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  #31   Report Bad Post  
Old 06-27-2005, 10:36 AM
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Re: Got any Tips?

Quote:
Originally Posted by Charlie's Mum
Eeh by gum lass, I'm reet sorry!!!!!!
Consider my hand slapped!

No problem Maureen I expect full credit now for this one I thought of as I had an occasion to be drybrushing on something this weekend. Probably only helpful to newbies like me.
For drybrushing, make sure your brush is actually dry, not one you've been using and rinsing out from one color to another. Then after you load your paint, pounce off the excess on a dry paper or papertowel. Your drybrushing should be perfect that way!
Barbara
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Old 06-27-2005, 11:11 AM
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Re: Got any Tips?

one method I have been using for a disposable palette is a small pad of children's finger paint paper. It is small and has a bit of a waxy surface, so the paint doesn't soak through. For about a 100 or so sheets I spent 80 cents! It only works for a one time use, so I only squeeze out as much paint as I need. Hey, just got an idea - if I put some wet paper towel underneath it, some pennies, and then put it in an air tight plastic container?? hmmm!!! I might get another use or two out of it. You guys got my wheels turning now!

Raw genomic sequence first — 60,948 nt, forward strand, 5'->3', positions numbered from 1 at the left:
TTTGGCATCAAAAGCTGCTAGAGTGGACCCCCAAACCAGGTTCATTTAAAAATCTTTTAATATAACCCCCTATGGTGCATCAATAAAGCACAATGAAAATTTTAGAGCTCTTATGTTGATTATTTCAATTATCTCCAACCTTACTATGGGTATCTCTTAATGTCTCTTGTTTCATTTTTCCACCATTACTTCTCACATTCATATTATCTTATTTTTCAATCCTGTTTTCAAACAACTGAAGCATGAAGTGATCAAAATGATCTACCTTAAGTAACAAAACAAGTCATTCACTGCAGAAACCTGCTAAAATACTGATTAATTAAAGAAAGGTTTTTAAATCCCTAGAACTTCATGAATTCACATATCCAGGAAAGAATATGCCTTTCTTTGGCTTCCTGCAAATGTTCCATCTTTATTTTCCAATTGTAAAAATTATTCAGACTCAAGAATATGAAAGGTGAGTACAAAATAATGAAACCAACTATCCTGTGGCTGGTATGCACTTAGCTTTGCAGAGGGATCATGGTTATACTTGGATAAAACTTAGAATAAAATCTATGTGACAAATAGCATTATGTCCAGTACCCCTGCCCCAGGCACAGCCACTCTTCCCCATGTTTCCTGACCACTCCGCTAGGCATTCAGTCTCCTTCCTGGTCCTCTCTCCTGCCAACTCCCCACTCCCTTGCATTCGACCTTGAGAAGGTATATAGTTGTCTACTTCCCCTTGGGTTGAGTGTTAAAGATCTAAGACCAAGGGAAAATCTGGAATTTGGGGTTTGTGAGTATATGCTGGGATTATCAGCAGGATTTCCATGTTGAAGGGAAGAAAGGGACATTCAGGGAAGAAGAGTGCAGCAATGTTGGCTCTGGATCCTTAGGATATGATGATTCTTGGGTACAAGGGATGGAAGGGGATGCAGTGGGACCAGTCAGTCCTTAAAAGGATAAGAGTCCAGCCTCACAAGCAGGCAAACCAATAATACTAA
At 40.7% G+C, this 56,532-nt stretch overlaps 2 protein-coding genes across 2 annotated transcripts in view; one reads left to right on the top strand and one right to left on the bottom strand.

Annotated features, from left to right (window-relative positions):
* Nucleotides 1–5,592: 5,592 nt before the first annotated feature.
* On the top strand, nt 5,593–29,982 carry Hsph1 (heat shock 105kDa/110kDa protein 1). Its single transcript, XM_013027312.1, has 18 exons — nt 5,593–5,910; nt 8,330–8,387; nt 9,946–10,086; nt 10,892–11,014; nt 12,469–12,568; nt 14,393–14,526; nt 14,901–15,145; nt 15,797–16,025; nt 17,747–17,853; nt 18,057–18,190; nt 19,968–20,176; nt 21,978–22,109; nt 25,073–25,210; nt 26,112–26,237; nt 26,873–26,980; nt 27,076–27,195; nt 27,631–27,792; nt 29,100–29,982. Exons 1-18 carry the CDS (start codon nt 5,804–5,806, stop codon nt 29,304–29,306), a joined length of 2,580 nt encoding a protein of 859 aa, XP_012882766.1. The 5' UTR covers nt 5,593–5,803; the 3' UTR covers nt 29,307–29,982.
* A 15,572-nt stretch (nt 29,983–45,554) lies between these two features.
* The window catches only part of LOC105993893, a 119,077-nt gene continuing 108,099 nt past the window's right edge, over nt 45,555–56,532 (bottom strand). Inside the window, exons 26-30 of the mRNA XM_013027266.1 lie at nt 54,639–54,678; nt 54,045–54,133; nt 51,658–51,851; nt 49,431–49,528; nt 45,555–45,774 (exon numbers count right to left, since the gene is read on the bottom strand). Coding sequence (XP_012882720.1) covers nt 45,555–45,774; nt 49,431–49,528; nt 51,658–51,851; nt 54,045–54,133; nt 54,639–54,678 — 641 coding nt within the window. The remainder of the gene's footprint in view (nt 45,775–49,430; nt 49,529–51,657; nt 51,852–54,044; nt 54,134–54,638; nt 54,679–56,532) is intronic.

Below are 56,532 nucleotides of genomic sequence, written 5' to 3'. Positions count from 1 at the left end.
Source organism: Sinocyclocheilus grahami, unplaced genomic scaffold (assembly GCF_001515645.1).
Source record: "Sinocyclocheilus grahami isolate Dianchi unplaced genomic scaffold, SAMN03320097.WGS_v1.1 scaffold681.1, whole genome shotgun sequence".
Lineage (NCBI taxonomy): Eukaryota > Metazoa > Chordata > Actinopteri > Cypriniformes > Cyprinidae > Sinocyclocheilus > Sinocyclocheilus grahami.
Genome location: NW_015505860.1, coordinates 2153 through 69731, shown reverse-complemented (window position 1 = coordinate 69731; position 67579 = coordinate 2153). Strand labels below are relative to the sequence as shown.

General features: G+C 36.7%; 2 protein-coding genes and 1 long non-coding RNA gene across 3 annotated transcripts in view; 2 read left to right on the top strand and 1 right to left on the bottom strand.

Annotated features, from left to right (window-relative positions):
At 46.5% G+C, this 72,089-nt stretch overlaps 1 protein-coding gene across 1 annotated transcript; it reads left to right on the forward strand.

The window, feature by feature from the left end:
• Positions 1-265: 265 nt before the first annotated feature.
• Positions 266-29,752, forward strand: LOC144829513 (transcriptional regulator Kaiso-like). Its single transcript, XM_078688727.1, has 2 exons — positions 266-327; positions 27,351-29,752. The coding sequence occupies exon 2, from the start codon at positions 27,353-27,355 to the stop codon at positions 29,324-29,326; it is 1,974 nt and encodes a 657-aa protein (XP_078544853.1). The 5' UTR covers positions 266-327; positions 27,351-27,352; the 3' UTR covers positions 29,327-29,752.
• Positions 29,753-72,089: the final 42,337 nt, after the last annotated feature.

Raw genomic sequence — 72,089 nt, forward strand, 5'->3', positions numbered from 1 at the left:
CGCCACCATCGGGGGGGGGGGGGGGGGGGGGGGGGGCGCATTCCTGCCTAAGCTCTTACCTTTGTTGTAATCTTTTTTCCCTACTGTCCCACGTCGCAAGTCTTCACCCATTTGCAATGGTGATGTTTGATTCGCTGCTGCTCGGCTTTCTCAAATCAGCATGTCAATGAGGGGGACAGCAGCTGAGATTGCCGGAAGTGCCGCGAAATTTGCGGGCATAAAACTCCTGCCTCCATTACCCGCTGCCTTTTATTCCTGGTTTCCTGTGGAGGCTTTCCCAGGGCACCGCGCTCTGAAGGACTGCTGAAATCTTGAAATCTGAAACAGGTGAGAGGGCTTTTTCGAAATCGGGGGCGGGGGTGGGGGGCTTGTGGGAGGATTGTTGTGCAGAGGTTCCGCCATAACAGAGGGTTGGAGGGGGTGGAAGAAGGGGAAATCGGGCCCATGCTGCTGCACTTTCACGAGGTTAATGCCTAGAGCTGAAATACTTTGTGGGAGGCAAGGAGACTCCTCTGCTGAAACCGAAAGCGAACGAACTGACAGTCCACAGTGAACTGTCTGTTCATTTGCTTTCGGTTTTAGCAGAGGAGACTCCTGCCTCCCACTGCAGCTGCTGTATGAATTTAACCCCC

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Old 06-27-2005, 05:40 PM
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Charlie's Mum Charlie's Mum is offline
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Re: Got any Tips?

You see how one solution generates other ideas?
This is all great - thank you everyone for the ideas

That temporary air-tight food container palette is still working for me after two weeks - it's much smaller than the staywet for carrying away from home. ....... and the greaseproof paper stands a fair bit of mixing before the surface deteriorates.
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Old 06-27-2005, 06:34 PM
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Re: Got any Tips?

Ok, so I cheated! This is a link to a thread in the watercolor forum describing painting on paper on a wet towel to keep open time going for several days. I know, it's not acrylic, but seems like it would work for acrylic too. Thread is titled "Clown Fish" by JolynnMorse.

http://www.wetcanvas.com/forums/show...0&page=2&pp=15
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Old 06-27-2005, 07:19 PM
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Re: Got any Tips?

Quote:
Originally Posted by Wayne Gaudon
I think the brushes should be store tip up and not tip down. There are some who say down but I think the majority would say tip up. Something to do with capillery action that happens in the ferrule.